Saturday, July 17, 2010

Hugh Jackman is Sleeping. (And Other X-Men Memories)

Shhhhhh. It's a day of rest and Hugh Jackman is sleeping. Let him be.

Wait. Anna!? What are you doing?!? Don't tiptoe up to deadly people while they're having nightmares.

AakHHGGGgghHNnnHhh! ouch

Well, don't say we didn't warn you. Anna Paquin is always hovering carelessly around killers, isn't she? Whether they be clawed or fanged. The girl can't help it.

The X-Men movie franchise was launched 10 years ago in July 2000 and I watched it again last week with the intention of celebrating it with lots of prurient screencaps of Hugh Jackman and Rebecca Romijn and some discussion about the casting for X-Men: First Class (2011) aka Muppet Mutant Babies or "it's time for yet another reboot" but the time got away from me, it did. But better late than never for a couple of observations.

In some ways the original X-Men is a tentative mediocre movie: the budget limitations are obvious, Halle Berry is as lost as you remembered (though Storm is a strangely minor character), and the central evil plot is just dumb. But in other ways it's undervalued.

It makes smart choices about narrowing its focus for a first film (centering on Wolverine & Rogue) and the one character it totally reimagines -- that'd be Mystique -- is a major success.

What's more director Bryan Singer actually makes use of the widescreen in his mise-en-scène sometimes. Too few filmmakers do, just shoving everything into the center of the frame or shooting everything in relentless close-up. Even action sequences are shot with a preference for close-ups these days (see Inception for an up-to-the-minute example) but, much like musical numbers, they're more memorable and coherent when they include whole bodies in the frame.
And even if some of Singer's tricks get a bit repetitive, such as the out of focus introduction of characters in the background, they're aesthetically pleasing.

X-Men was lensed by Newton Thomas Sigel, who is Singer's constant collaborator. This is my favorite shot in the whole movie, Wolverine lost in the X-Mansion, bewildered by the new sites.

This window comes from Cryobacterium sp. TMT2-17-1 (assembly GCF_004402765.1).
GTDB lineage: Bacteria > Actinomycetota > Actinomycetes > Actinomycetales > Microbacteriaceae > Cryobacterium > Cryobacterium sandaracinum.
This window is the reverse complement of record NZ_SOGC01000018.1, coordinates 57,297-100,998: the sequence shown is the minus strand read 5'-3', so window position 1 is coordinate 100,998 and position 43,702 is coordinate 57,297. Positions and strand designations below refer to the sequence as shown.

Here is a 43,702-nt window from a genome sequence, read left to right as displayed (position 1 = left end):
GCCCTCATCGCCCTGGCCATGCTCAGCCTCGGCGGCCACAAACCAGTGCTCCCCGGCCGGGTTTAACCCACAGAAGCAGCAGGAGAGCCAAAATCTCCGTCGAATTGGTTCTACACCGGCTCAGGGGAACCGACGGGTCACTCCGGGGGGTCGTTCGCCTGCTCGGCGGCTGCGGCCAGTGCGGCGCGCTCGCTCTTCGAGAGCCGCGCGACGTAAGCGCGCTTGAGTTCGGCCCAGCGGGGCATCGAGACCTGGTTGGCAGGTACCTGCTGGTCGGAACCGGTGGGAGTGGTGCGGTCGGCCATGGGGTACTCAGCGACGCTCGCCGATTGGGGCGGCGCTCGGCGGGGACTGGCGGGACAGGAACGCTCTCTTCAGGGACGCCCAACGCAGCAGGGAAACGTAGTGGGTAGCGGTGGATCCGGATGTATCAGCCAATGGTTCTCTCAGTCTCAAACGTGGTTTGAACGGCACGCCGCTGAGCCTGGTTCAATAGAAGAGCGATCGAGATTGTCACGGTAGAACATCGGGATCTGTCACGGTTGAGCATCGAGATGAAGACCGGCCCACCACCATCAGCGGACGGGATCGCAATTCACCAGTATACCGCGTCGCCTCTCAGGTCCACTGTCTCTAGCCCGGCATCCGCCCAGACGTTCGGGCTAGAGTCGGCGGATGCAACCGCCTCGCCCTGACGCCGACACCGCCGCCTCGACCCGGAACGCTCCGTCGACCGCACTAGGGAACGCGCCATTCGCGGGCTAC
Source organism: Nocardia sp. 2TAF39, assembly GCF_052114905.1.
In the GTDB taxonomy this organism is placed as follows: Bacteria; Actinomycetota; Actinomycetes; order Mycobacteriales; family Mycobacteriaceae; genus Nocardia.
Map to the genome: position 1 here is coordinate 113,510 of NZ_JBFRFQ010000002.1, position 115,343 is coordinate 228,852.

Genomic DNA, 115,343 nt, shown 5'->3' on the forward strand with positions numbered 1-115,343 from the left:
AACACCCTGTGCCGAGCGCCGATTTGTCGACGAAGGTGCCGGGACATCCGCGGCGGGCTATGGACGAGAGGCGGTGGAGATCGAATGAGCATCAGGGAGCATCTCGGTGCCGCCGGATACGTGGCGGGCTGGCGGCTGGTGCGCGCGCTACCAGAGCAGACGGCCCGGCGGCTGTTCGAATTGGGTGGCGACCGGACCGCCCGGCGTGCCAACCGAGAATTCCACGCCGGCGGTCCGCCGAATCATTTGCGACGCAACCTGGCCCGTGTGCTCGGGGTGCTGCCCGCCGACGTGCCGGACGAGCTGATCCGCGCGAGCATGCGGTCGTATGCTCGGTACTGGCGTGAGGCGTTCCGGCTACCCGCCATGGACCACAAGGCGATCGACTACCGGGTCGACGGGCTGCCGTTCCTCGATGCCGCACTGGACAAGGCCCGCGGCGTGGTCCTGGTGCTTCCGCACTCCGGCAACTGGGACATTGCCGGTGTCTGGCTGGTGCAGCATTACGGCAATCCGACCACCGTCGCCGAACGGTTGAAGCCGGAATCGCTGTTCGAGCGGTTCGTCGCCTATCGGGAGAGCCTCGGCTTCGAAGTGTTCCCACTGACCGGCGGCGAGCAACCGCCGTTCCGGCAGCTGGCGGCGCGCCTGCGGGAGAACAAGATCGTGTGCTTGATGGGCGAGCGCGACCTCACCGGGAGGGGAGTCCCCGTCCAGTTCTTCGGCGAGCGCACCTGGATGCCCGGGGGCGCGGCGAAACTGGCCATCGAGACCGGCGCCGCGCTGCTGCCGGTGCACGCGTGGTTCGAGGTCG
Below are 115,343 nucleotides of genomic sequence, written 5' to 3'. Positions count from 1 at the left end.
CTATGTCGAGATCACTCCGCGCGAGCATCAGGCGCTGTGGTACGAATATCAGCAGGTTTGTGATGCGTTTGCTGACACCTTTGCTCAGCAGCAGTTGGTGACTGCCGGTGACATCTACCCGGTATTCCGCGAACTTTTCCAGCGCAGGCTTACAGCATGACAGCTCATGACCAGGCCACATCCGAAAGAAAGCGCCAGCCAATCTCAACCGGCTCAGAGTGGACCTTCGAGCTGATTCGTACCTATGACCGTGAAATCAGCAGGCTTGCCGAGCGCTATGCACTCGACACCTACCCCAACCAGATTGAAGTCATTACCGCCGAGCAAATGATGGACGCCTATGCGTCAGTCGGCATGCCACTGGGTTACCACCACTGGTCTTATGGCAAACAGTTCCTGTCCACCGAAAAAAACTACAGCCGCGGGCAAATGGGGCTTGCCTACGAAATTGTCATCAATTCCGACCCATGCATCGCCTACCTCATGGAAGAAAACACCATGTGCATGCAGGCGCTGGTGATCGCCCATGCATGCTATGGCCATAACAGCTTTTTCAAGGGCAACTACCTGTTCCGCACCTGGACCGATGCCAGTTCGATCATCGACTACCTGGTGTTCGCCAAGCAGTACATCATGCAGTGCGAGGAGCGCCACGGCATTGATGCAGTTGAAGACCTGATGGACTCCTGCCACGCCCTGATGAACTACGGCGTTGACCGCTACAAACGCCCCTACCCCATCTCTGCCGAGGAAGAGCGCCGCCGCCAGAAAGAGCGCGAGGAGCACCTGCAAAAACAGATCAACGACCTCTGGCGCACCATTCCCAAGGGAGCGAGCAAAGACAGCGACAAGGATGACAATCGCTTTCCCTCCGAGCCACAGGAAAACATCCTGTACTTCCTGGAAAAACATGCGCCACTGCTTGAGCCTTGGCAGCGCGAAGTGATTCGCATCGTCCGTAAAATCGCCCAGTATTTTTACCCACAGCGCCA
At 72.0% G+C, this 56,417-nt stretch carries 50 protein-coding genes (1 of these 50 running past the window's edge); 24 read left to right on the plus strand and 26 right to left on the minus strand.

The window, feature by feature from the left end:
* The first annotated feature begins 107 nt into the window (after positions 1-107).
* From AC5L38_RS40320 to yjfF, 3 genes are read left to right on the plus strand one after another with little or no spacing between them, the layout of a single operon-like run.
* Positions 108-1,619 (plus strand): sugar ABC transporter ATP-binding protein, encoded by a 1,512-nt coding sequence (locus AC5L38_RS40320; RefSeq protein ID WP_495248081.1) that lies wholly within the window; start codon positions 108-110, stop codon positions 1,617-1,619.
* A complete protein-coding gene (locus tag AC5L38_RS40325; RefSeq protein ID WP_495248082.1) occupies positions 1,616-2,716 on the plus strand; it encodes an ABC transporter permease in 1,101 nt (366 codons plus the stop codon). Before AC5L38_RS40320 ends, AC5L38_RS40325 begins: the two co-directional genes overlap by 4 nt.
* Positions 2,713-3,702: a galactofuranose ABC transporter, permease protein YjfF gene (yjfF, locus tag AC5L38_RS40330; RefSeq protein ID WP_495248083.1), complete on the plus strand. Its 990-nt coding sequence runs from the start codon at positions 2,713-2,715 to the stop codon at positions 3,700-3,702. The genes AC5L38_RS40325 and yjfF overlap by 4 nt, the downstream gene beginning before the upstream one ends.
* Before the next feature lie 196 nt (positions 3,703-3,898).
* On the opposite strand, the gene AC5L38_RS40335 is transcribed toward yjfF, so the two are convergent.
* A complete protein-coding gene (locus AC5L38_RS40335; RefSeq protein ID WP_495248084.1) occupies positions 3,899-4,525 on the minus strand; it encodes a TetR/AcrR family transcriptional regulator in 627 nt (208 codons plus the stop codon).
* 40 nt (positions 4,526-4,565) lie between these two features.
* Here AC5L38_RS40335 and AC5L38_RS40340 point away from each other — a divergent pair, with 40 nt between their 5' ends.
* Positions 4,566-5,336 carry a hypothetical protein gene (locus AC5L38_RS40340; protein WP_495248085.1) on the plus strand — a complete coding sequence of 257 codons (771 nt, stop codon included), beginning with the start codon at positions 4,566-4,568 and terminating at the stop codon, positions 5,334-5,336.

Isn't that a beauty narratively speaking? And Jackmanically speaking?

P.S. The Film Experience will be back tomorrow with Craig's Take Three column. I'll personally be scarcer than usual in the next week (off-web deadlines) but there will still be daily postings. We'll figure it out. We just keep putting it out there even though we don't have the recuperative powers of Logan/Wolverine. We sure could use them.


Michael B. said...

The sequel is one of the best comic book movies ever...

This is solid work though. And kudos for whoever got Jackman, Marsden, McKellen, Romijn, Paquin, Stewart and Janssen on board.

They were pitch perfect for each character.

The Pretentious Know it All said...

I think it's really pretentious to use the phrase "mise-en-scène" on a film blog. Please discuss films for the common man. Didn't Ben Lyons teach us anything?

Kyle said...

I've always disliked the X-men film super-hero movies simply don't work from a character building stand-point. Literally, the only people you get to know in the films feel like Wolverine, Magneto, and to some extent Charles Xavier...everyone else is window dressing...little bit of Rogue here and there maybe.

Rob Bartlett said...